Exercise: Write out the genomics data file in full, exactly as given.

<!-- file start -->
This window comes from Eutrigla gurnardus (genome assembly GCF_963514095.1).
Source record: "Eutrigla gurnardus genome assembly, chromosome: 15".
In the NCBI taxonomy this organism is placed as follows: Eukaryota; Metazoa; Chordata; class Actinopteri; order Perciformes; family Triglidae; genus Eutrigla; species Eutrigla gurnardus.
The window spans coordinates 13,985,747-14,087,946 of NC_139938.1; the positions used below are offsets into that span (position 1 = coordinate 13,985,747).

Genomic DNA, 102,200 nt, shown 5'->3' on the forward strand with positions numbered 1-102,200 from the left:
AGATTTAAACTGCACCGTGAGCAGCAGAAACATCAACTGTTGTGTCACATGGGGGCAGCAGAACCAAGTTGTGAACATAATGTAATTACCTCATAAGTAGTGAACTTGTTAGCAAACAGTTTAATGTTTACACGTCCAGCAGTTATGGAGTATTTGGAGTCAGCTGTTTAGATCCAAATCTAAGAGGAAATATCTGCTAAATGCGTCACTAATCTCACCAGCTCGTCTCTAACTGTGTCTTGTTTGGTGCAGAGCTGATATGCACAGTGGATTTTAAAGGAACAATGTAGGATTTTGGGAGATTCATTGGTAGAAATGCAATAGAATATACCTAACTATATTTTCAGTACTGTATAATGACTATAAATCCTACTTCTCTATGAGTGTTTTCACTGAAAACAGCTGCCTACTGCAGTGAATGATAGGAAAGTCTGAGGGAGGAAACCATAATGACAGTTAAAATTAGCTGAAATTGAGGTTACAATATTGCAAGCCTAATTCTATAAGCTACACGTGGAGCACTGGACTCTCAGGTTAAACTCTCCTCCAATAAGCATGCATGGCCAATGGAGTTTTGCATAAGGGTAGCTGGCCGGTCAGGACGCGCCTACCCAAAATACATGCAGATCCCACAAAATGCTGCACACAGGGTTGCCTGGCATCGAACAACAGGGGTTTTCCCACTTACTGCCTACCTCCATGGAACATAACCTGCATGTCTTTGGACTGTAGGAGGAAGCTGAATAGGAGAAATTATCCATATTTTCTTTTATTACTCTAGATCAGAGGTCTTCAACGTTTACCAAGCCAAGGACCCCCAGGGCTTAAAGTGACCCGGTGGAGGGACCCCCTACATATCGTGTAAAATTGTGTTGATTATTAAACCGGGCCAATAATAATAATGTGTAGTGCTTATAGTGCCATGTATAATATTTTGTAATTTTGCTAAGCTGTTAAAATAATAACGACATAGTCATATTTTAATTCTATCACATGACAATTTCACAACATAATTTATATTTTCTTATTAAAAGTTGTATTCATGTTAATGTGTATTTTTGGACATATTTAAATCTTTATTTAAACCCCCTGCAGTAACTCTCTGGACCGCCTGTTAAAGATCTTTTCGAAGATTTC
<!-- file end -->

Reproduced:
This window comes from Eutrigla gurnardus (genome assembly GCF_963514095.1).
Source record: "Eutrigla gurnardus genome assembly, chromosome: 15".
In the NCBI taxonomy this organism is placed as follows: Eukaryota; Metazoa; Chordata; class Actinopteri; order Perciformes; family Triglidae; genus Eutrigla; species Eutrigla gurnardus.
The window spans coordinates 13,985,747-14,087,946 of NC_139938.1; the positions used below are offsets into that span (position 1 = coordinate 13,985,747).

Genomic DNA, 102,200 nt, shown 5'->3' on the forward strand with positions numbered 1-102,200 from the left:
AGATTTAAACTGCACCGTGAGCAGCAGAAACATCAACTGTTGTGTCACATGGGGGCAGCAGAACCAAGTTGTGAACATAATGTAATTACCTCATAAGTAGTGAACTTGTTAGCAAACAGTTTAATGTTTACACGTCCAGCAGTTATGGAGTATTTGGAGTCAGCTGTTTAGATCCAAATCTAAGAGGAAATATCTGCTAAATGCGTCACTAATCTCACCAGCTCGTCTCTAACTGTGTCTTGTTTGGTGCAGAGCTGATATGCACAGTGGATTTTAAAGGAACAATGTAGGATTTTGGGAGATTCATTGGTAGAAATGCAATAGAATATACCTAACTATATTTTCAGTACTGTATAATGACTATAAATCCTACTTCTCTATGAGTGTTTTCACTGAAAACAGCTGCCTACTGCAGTGAATGATAGGAAAGTCTGAGGGAGGAAACCATAATGACAGTTAAAATTAGCTGAAATTGAGGTTACAATATTGCAAGCCTAATTCTATAAGCTACACGTGGAGCACTGGACTCTCAGGTTAAACTCTCCTCCAATAAGCATGCATGGCCAATGGAGTTTTGCATAAGGGTAGCTGGCCGGTCAGGACGCGCCTACCCAAAATACATGCAGATCCCACAAAATGCTGCACACAGGGTTGCCTGGCATCGAACAACAGGGGTTTTCCCACTTACTGCCTACCTCCATGGAACATAACCTGCATGTCTTTGGACTGTAGGAGGAAGCTGAATAGGAGAAATTATCCATATTTTCTTTTATTACTCTAGATCAGAGGTCTTCAACGTTTACCAAGCCAAGGACCCCCAGGGCTTAAAGTGACCCGGTGGAGGGACCCCCTACATATCGTGTAAAATTGTGTTGATTATTAAACCGGGCCAATAATAATAATGTGTAGTGCTTATAGTGCCATGTATAATATTTTGTAATTTTGCTAAGCTGTTAAAATAATAACGACATAGTCATATTTTAATTCTATCACATGACAATTTCACAACATAATTTATATTTTCTTATTAAAAGTTGTATTCATGTTAATGTGTATTTTTGGACATATTTAAATCTTTATTTAAACCCCCTGCAGTAACTCTCTGGACCGCCTGTTAAAGATCTTTTCGAAGATTTC